Sensory Property Improvement of Jokbal (Korean Pettitoes) Made from Frozen Pig Feet by Addition of Herbal Mixture

Young-Jung Hwang, Seol-A Hwang, Ju-Woon Lee1,*
Author Information & Copyright
Department of Food Service and Culinary, International University of Korea, Jinju 52833, Korea
1DeviceNet Inc, Anyang 13949, Korea
*Corresponding author: Ju-Woon Lee, DeviceNet Inc, Anyang 13949, Korea. Tel: +82-31-450-0617, Fax: +82-31-450-0168, E-mail:

Copyright © 2016, Korean Society for Food Science of Animal Resources. This is an open access article distributed under the terms of the Creative Commons Attribution Non-Commercial License ( which permits unrestricted non-commercial use, distribution, and reproduction in any medium, provided the original work is properly cited.

Received: Oct 15, 2015 ; Revised: Nov 18, 2015 ; Accepted: Nov 22, 2015

Published Online: Feb 28, 2016


This study was conducted to improve sensory quality of Jokbal (Korean Pettitoes) made from frozen pig feet by addition of herbal mixture (glasswort, raspberry and Sansa powders). After adding herbal mixture, lipid oxidation (2-thiobarbituric acid values, TBARS), sensory property, and textural property were determined. Herbs were individually added into cooking soup at concentration of 6% (low concentration treatment, LCT) or 12% (high concentration treatment, HCT) of raw pig feet. Refrigerated pig feet were used as control. Thawed feet without any herbal mixture were used as freezing treatment (FT). TBARS in LCT or HCT were lower than that in FT, and showed the similar to that in Control. Addition of the herbal mixture was effective in improving the flavor and textural property of thawed feet by inhibiting lipid oxidation and protein denaturation in a dose-dependent manner.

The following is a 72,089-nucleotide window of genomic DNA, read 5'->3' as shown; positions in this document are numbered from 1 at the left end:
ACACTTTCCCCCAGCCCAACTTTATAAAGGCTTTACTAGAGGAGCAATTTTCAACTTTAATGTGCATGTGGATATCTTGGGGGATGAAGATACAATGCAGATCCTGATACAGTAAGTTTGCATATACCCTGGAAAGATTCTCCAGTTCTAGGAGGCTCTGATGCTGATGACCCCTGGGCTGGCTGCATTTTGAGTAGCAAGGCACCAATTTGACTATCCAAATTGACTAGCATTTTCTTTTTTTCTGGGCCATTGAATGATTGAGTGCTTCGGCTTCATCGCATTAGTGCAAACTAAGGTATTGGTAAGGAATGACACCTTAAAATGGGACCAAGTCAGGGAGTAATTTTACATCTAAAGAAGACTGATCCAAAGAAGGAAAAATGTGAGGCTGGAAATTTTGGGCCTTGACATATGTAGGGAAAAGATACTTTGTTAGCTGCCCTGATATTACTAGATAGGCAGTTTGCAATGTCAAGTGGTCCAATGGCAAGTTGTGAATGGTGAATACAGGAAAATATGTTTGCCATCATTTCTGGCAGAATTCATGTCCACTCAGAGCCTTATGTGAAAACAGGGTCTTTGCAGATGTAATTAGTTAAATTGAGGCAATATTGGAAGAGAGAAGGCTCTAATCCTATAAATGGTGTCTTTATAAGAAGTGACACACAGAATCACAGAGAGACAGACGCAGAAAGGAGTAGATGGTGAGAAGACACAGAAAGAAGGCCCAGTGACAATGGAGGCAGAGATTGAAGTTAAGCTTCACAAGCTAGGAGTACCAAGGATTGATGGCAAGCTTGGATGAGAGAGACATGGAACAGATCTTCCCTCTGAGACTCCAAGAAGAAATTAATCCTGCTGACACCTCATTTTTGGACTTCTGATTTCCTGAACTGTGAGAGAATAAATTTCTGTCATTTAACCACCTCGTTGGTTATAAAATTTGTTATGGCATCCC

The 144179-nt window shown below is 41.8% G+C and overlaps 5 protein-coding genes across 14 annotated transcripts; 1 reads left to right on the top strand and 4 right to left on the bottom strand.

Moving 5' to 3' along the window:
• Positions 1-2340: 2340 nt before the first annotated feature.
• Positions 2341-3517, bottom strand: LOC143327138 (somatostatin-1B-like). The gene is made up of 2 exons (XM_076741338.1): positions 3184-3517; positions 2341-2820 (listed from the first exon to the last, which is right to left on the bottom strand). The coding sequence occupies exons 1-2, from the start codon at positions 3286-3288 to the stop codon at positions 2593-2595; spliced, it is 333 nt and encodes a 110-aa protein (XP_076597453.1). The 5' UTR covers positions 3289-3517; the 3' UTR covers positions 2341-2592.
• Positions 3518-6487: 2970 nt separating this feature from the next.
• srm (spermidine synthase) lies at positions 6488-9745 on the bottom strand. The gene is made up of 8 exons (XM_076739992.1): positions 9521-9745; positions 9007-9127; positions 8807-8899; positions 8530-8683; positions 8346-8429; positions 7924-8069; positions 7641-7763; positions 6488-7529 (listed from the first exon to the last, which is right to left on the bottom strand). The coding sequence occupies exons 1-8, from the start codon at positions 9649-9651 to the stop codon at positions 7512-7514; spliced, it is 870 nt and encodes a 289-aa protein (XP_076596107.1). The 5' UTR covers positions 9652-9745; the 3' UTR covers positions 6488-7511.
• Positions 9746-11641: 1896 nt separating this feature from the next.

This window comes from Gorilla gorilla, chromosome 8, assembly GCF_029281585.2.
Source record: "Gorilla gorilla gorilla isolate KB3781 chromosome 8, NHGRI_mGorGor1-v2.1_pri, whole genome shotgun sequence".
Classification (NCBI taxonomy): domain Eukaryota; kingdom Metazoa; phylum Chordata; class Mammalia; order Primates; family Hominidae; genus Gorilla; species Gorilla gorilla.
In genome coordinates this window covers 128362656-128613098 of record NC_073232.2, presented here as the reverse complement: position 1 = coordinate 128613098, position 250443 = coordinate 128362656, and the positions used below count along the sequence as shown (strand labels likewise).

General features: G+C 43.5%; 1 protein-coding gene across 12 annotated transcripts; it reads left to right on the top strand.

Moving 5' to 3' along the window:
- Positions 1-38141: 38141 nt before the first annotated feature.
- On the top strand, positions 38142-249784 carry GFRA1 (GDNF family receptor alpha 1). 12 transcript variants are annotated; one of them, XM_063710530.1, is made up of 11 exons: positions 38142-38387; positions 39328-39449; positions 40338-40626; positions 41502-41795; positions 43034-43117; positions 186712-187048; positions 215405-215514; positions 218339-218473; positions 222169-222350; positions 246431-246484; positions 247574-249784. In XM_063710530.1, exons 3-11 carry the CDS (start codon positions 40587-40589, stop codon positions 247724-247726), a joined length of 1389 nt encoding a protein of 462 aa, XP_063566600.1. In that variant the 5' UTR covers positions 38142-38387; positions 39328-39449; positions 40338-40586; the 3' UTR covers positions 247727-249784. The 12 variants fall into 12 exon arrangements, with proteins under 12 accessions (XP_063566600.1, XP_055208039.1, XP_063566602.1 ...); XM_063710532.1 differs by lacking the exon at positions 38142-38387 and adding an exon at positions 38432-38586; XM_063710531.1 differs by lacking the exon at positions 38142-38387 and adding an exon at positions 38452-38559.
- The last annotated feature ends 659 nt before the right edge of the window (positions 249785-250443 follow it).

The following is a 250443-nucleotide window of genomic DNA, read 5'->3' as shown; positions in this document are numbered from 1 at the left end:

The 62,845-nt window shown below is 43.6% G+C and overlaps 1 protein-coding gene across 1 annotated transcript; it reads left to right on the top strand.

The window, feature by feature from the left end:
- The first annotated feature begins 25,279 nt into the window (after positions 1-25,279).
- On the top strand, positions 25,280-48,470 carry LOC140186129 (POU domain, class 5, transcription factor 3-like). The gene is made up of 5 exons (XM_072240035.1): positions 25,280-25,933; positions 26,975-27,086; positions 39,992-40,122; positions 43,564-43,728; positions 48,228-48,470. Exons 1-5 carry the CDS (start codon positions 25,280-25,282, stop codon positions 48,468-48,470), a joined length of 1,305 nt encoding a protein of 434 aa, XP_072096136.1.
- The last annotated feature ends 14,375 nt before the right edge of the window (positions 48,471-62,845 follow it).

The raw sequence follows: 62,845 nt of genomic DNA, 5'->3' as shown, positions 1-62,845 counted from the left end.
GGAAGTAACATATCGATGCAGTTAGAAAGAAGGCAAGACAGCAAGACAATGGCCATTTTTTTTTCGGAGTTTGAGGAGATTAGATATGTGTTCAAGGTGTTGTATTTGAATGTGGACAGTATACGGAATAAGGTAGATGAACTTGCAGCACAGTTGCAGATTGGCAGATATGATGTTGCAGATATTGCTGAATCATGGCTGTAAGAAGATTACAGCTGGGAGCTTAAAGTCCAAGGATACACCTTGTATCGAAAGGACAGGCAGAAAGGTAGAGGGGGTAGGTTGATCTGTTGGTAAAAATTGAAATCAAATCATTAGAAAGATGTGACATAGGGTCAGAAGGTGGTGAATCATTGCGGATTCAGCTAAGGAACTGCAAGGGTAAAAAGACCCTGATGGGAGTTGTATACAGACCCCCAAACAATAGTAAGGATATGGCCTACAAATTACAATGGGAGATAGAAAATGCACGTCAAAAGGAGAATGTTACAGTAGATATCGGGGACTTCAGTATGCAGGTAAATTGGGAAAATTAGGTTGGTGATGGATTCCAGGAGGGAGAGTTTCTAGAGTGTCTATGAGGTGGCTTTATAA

Keywords: freezing-thawed pig feet; Jokbal; oriental herbs; quality improvement; sensory property; textural property